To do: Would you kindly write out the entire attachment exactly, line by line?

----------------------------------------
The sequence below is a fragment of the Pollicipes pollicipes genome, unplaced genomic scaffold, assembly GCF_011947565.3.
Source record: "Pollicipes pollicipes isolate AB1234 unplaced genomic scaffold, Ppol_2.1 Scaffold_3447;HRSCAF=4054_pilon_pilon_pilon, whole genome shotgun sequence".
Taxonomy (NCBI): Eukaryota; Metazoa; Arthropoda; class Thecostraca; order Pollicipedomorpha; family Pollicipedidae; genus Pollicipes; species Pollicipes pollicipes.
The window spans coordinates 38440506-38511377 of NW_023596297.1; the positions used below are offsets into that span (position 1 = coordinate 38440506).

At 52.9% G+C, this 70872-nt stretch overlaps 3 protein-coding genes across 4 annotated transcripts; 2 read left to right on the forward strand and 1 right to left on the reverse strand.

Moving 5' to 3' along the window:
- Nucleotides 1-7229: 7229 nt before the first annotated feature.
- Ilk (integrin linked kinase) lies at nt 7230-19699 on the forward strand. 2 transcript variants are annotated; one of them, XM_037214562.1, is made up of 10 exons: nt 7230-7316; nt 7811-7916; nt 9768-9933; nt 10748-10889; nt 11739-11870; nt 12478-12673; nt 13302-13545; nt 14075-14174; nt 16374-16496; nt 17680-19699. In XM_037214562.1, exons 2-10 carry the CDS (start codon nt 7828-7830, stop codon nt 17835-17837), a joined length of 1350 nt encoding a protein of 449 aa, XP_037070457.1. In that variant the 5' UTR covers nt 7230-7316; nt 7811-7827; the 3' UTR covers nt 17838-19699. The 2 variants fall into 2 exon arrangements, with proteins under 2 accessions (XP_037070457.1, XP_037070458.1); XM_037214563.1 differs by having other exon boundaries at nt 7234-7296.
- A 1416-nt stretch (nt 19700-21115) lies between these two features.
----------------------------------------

The sequence below is a fragment of the Pollicipes pollicipes genome, unplaced genomic scaffold, assembly GCF_011947565.3.
Source record: "Pollicipes pollicipes isolate AB1234 unplaced genomic scaffold, Ppol_2.1 Scaffold_3447;HRSCAF=4054_pilon_pilon_pilon, whole genome shotgun sequence".
Taxonomy (NCBI): Eukaryota; Metazoa; Arthropoda; class Thecostraca; order Pollicipedomorpha; family Pollicipedidae; genus Pollicipes; species Pollicipes pollicipes.
The window spans coordinates 38440506-38511377 of NW_023596297.1; the positions used below are offsets into that span (position 1 = coordinate 38440506).

At 52.9% G+C, this 70872-nt stretch overlaps 3 protein-coding genes across 4 annotated transcripts; 2 read left to right on the forward strand and 1 right to left on the reverse strand.

Moving 5' to 3' along the window:
- Nucleotides 1-7229: 7229 nt before the first annotated feature.
- Ilk (integrin linked kinase) lies at nt 7230-19699 on the forward strand. 2 transcript variants are annotated; one of them, XM_037214562.1, is made up of 10 exons: nt 7230-7316; nt 7811-7916; nt 9768-9933; nt 10748-10889; nt 11739-11870; nt 12478-12673; nt 13302-13545; nt 14075-14174; nt 16374-16496; nt 17680-19699. In XM_037214562.1, exons 2-10 carry the CDS (start codon nt 7828-7830, stop codon nt 17835-17837), a joined length of 1350 nt encoding a protein of 449 aa, XP_037070457.1. In that variant the 5' UTR covers nt 7230-7316; nt 7811-7827; the 3' UTR covers nt 17838-19699. The 2 variants fall into 2 exon arrangements, with proteins under 2 accessions (XP_037070457.1, XP_037070458.1); XM_037214563.1 differs by having other exon boundaries at nt 7234-7296.
- A 1416-nt stretch (nt 19700-21115) lies between these two features.